By Nancy Spannaus
April 27– New York has become the 17th state where memorials demanding the reinstatement of Glass-Steagall have been introduced. On April 24, Assemblyman Phil Steck introduced a resolution “urging the New York State Congressional delegation to support efforts in the U.S. House and U.S. Senate to reinstate the Glass-Steagall Act.”
Steck’s efforts, which include a Dear Colleague letter to his fellow Assemblymen, are complemented by the actions of State Senator James Sanders, who issued a letter March 17 urging his colleagues to sign on, and join him in urging the New York State Congressional delegation to support Rep. Marcy Kaptur’s HR 790, which would reinstate Glass-Steagall.
After laying out how the elimination of Glass-Steagall has harmed the economy, Assemblyman Steck’s resolution concludes:
RESOLVED: That this Legislative Body pause in its deliberations to urge the entire New York State Congressional delegation to support and enact in Congress the legislation that would reinstate the Glass-Steagall Act, including the separation of commercial and investment banking functions that were in effect under Glass-Steagall, thus securing a safe American banking system, which can protect deposits, and supply needed credit for a productive economy, protect state finances and the well-being of our citizens, and remove any national protection of investment in stocks, underwriting of securities or investing in or acting as guarantors to derivative transactions or other activities deemed “non-bank” activities under the Glass-Steagall law.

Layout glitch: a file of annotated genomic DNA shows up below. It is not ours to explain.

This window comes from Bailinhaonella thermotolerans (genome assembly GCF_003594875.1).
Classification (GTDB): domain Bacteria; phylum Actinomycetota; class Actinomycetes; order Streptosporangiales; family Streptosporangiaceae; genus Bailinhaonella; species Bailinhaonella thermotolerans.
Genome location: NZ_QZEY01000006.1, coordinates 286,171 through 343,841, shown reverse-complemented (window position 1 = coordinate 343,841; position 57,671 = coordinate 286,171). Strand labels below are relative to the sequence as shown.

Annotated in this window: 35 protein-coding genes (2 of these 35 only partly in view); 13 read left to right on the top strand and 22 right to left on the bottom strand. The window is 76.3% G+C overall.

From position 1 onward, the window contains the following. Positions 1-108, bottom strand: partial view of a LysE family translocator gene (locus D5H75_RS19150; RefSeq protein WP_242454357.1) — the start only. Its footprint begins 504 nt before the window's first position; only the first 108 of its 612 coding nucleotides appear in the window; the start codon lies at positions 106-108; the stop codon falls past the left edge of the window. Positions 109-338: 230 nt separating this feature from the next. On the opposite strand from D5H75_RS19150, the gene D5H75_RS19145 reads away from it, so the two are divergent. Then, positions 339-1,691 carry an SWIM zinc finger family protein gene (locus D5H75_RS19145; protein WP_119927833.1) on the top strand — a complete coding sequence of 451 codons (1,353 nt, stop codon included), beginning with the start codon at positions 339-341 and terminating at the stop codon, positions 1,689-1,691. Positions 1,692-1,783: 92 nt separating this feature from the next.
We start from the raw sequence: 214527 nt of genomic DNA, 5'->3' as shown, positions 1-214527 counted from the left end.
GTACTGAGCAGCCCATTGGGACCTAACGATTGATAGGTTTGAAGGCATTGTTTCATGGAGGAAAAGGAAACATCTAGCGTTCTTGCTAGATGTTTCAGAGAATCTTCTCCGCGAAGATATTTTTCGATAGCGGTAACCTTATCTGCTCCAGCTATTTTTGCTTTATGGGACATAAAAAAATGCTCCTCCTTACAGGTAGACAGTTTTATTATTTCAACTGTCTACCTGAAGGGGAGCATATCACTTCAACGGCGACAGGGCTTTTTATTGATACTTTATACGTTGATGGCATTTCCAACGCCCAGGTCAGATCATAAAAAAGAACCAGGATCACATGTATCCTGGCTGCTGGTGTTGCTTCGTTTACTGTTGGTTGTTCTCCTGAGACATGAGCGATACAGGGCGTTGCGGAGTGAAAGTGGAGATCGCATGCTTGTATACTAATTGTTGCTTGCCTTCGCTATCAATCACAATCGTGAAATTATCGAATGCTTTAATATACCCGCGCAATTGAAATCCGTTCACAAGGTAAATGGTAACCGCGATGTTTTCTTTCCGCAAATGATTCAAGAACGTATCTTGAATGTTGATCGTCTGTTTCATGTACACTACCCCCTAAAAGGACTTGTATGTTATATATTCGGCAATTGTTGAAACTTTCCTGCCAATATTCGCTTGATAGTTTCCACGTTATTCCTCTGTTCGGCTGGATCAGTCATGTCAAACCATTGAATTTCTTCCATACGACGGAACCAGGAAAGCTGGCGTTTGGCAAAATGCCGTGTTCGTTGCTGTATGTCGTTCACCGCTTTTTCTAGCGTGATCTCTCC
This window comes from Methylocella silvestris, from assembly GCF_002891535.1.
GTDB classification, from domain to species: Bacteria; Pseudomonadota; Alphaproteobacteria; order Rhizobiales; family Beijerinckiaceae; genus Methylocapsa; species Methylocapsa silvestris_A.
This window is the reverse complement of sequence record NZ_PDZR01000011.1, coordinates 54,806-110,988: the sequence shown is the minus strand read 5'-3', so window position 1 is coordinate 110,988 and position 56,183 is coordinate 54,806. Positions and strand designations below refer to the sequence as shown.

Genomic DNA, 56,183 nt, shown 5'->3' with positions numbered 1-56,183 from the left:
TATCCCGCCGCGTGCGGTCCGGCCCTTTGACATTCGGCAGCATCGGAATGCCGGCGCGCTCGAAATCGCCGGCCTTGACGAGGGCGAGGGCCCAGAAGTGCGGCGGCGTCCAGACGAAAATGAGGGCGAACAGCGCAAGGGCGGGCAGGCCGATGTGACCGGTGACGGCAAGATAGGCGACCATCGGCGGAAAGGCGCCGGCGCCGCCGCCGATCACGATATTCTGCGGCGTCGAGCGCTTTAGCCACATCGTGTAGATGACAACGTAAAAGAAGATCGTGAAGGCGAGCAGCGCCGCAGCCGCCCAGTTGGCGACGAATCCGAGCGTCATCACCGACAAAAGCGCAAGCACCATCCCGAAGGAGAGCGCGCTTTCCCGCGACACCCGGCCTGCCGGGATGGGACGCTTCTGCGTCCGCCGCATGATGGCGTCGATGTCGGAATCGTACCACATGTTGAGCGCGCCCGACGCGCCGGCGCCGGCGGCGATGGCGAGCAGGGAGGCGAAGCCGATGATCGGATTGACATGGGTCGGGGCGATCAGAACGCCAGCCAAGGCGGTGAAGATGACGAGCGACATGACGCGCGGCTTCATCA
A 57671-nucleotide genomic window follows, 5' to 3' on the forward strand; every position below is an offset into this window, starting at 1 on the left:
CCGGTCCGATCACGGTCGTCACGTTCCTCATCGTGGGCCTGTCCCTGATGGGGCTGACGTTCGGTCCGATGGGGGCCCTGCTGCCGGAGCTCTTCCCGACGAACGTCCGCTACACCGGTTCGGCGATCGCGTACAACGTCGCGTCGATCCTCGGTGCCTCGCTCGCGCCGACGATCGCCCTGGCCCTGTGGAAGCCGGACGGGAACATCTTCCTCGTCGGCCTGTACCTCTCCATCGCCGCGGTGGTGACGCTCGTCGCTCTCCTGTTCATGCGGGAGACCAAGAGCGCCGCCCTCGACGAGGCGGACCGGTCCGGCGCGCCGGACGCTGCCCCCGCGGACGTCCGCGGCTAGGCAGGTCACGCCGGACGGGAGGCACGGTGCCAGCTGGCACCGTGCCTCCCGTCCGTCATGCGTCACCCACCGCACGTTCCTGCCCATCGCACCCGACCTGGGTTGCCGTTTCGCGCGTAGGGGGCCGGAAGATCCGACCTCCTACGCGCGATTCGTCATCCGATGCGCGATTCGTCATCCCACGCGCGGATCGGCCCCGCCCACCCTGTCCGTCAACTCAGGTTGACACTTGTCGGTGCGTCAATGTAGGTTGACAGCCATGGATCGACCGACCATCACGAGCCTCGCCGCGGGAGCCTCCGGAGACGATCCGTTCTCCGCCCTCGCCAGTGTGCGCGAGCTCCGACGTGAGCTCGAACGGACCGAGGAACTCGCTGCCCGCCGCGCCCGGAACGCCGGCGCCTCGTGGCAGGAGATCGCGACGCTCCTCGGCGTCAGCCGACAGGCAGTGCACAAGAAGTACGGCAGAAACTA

The other states where Memorials for Glass-Steagall (some of which locate it as the first step in a broader recovery program) have been introduced are (in alphabetical order): Alabama, Delaware, Illinois, Iowa, Maryland, Michigan, Minnesota, Mississippi, New Mexico. North Carolina, Ohio, Pennsylvania, Rhode Island, Virginia, and Washington State.
Signs of Momentum
Over the last month, the political motion behind reinstating Glass-Steagall has grown significantly.
First, on April 6, Sen. Elizabeth Warren (D-Mass.) reintroduced the 21st Glass-Steagall Act, along with the cosponsors who joined her in the last session: Sens. Maria Cantwell (D-Wash), Angus King (I-Me.), and John McCain (R-Ariz.). Since that time, two Senators have joined in: Sen. Kirsten Gillibrand of New York State (D) and Bernie Sanders of New Hampshire (I). Upon introducing their bill (S 881), the Senators stressed the statements coming from the Trump Administration in support of a 21st Century Glass-Steagall Act as a sign that time was ripe for this action.
Senator Cantwell immediately followed up the bill’s introduction by issuing a petition for mass support for the legislation. She has been joined in the petition drive by Americans for Financial Reform, the AFL-CIO, and other civic groups. There are reports that 250,000 citizens have already signed the online petition urging the reinstatement of the bill.